The coal industry has a long history in West Virginia, but it's time for a new era -- one in which companies play by the rules, honor environmental safeguards and don't endanger people's health with toxic pollution and chemical spills.
We gather here today to mourn the passing of the Fourth Amendment to the United States Constitution. Although weakened and battered in the past, it seems that it has finally succumbed and will be heard of no more.
The House Natural Resources Committee has some explaining to do. A press release summary from the Subcommittee on Energy and Mineral Resources completely deleted any mention of the official testimonies by Appalachian coalfield leader.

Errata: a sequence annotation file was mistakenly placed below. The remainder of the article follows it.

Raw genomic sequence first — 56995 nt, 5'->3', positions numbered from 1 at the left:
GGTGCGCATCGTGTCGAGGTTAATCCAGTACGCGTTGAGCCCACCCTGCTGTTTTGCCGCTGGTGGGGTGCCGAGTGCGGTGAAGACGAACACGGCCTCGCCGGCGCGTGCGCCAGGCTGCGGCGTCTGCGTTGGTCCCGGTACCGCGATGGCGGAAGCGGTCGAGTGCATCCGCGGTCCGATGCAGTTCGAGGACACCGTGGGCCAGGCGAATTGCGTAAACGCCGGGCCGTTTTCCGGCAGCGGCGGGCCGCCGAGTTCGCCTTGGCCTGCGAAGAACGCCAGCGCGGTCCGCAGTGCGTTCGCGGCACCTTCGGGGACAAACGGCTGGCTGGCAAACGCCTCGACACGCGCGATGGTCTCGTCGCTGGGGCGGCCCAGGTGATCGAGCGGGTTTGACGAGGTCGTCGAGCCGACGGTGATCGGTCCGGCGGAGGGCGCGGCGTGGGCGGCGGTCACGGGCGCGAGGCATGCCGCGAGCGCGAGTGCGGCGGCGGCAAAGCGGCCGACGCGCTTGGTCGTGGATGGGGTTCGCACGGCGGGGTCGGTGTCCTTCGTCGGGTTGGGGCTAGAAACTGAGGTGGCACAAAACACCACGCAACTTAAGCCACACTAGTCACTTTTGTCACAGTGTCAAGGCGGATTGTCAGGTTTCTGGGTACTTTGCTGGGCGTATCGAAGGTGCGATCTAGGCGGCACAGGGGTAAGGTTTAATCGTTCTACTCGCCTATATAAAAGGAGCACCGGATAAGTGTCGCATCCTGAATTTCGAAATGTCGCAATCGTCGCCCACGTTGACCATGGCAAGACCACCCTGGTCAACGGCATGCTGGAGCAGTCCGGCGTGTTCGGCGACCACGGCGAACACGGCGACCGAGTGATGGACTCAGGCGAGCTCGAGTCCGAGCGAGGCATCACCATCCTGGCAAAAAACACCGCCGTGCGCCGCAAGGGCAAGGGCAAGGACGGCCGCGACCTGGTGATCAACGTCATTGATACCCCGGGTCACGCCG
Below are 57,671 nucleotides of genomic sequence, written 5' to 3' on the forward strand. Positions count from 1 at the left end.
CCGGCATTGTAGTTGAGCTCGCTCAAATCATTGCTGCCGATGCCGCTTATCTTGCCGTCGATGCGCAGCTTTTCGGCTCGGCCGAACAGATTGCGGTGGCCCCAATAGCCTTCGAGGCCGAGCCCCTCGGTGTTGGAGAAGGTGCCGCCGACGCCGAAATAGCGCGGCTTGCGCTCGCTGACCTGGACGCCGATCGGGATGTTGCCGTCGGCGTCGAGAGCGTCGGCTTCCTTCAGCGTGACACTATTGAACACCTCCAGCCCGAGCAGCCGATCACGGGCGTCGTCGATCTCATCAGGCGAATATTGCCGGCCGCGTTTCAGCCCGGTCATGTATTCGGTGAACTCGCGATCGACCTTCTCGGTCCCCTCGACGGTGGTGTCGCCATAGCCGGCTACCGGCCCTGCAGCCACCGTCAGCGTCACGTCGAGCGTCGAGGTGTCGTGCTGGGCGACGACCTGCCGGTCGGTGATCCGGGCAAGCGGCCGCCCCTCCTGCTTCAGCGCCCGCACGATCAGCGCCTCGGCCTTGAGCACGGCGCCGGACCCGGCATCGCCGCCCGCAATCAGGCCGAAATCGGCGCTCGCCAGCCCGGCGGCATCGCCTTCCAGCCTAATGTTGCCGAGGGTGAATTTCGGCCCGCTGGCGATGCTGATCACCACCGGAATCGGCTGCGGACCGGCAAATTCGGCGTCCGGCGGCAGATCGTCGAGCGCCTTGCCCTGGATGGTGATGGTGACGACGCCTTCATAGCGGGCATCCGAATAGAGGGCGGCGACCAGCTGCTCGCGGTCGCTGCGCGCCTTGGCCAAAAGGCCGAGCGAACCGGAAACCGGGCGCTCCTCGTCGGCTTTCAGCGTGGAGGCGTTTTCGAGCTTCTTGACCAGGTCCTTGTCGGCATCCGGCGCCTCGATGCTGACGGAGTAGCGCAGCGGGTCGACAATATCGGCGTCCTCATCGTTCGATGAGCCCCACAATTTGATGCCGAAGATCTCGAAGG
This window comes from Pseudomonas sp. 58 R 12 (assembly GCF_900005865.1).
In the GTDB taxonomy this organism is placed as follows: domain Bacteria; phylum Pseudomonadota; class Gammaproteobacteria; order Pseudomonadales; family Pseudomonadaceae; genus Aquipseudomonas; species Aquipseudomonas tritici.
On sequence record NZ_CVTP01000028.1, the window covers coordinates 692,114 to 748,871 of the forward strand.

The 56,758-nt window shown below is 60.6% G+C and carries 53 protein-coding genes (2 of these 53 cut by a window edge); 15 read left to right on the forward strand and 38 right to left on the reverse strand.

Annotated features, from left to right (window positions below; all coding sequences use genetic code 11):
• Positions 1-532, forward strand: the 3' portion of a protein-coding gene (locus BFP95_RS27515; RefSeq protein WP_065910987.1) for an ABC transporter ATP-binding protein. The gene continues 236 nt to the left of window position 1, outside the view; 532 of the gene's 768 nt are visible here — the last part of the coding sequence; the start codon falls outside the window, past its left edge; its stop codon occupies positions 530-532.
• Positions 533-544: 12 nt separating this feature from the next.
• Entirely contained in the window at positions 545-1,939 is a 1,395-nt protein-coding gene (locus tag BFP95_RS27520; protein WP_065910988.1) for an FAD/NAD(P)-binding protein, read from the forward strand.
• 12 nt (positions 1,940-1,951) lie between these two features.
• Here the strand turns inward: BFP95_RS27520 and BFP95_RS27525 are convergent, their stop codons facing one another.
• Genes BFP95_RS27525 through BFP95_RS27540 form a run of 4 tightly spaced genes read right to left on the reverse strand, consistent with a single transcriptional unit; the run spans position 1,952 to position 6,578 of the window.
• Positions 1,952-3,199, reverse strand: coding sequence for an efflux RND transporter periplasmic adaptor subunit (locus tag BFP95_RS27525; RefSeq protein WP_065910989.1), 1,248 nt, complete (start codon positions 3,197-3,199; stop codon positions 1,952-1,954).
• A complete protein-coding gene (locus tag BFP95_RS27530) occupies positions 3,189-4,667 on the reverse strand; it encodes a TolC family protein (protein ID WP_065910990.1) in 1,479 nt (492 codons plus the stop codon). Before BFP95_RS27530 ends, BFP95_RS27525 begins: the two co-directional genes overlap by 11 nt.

H.R. 2018 would mark an abrupt U-turn in the long journey we've taken to protect our waters and health. It would throw us back to a time when state fought state over the fate of this essential resource.
A source cited by Republican Elliott "Spike" Maynard in an attack ad against Democratic Congressman Nick Rahall of West Virginia has retracted a story used as the basis of the racially-tinged spot, but the spot is still running.